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Some people are not satisfied till the last piece of cloth for the day is washed and sun-dried. Image Credit: Getty Images

I have been at it all week — frantically washing and drying clothes. I usually finish all my washing load in just two days after a vacation. But, this time, I have taken unusually longer to finish the laundry — thanks to the weather and the partial dysfunction of the machine.

And, those coloured heaps of clothes piled in the corners for various washes is driving me insane. As I look around, I realise I have two more loads left and the normally empty laundry basket is still brimming with clothes.

Laundry and I have a relationship that has resulted in many family jokes like, “she even washes jeans regularly”, or “thank God, she doesn’t stove us into the washer”. In my defence, I don’t really enjoy it but I obsess over it till the last piece of cloth for the day is washed, and sun-dried.

During our Kazakhstan days, when I discovered that my clothes couldn’t be sun-dried, I began to dry my clothes close to the room heaters


I then bask in the smell of freshness and enjoy the crisp rustle of the garment between my fingers as I fold them up. But, this vacation resulted in more laundry than normal and the wet weather only meant, I had to play the waiting game — quite literally. “You should get yourself a dryer”, someone told me. “Really? In Dubai?”, I was confused.

During our Kazakhstan days, when I discovered that my clothes couldn’t be sun-dried, I began to dry my clothes close to the room heaters — if the heaters anyway had to be used to keep ourselves warm, why not dry the clothes as well, I joked to my friends who never really got it. But, I did end up using the tumble dry, not in those cold countries, but in Bahrain.

“But, you have so much sun,” I had then asked the burly man with a paunch that was on the verge of bursting the buttons off his shirt, who called himself the “building manager”. The man, surely amused, laughed while his belly did a jig. “Ma’am,” he said, “this is convenient,” and he went on to explain why it was a better option.

I nodded politely while my brain did a cross table analysis about why people in a sun-rich country would choose a machine. Finally, I succumbed to pressure. Two hours later, I stashed the clothes into a hole. I did get super dry fabric ready to be folded away. But, I still hated it.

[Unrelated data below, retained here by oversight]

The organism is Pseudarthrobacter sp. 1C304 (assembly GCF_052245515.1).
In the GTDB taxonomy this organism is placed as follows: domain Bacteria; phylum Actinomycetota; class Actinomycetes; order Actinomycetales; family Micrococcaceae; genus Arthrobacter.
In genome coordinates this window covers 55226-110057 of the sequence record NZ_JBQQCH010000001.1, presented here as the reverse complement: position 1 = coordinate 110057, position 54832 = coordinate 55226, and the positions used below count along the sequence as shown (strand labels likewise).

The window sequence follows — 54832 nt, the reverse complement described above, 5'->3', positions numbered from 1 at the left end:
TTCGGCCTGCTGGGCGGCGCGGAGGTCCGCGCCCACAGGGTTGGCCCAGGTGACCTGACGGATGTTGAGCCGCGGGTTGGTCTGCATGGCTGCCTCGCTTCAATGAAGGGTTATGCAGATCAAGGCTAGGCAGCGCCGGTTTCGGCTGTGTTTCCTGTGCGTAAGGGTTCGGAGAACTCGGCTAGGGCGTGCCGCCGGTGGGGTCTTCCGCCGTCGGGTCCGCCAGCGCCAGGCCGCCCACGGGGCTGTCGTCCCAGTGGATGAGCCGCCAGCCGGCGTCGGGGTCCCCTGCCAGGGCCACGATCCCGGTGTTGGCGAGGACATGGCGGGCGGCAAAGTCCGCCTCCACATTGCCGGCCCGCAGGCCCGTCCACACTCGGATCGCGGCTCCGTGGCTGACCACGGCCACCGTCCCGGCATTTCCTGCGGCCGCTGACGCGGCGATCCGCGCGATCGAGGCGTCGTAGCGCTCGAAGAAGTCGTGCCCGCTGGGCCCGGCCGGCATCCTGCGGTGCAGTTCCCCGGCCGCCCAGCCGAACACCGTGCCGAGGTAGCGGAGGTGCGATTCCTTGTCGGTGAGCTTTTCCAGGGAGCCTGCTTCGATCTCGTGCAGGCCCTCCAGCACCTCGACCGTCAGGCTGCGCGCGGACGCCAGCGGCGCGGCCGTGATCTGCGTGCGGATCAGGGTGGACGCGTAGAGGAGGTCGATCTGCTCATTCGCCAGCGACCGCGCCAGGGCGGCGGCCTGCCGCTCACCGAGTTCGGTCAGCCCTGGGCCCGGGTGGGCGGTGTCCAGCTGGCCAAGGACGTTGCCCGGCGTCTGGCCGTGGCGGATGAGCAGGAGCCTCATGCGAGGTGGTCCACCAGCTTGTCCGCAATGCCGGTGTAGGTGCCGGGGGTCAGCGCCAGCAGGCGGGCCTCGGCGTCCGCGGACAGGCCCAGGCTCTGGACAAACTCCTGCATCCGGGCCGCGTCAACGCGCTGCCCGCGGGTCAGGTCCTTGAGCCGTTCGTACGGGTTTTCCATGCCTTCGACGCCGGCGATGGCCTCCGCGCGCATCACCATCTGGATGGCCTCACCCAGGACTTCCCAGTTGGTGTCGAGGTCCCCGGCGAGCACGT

Laundry science

As I recounted all those laundry adventures, I saw my teenage son, walk up to me. He probably read my mind. “Ma, I will help you get to it”, he said giving me a hug. I thought over what he said. “It’s not just about clean clothes you know,” I said, “It’s about chemistry too,” and I rattled off laundry science — about chemicals to consider for every garment type, all the complicated equations I use to consider — which garment should be put off for gentle spins or cold washes — and all the various aspects to washing that came quite naturally for every load.

“Remember,” I said, “it is paramount to sort,” I laughed, as I regaled in those episodes of white socks coming out in flying colours. The accidents mostly seemed to have happened during the laundry festivals that come after vacations. My son who now stood with his hands in the trouser pockets smiled with a shrug. I don’t know what it meant, I just sorted more clothes.

In the next few minutes, more clouds gathered in the skies, the inevitable exercise had to be put off for another day. I imagine myself crisp drying the clothes — spreading them in a line while securing them with a fine clip and then watch them dance in the wind.

There is a certain magic in the sleeves of the garments jigging to the whistle in the breeze as the wind chimes jingle melodiously. But for now, the clean clothes lie in the closet of my imagination because, after all, rain has its own reasons to bring joy.

— Sudha Subramanian is an author and freelance writer based in Dubai. Twitter: @sudhasubraman

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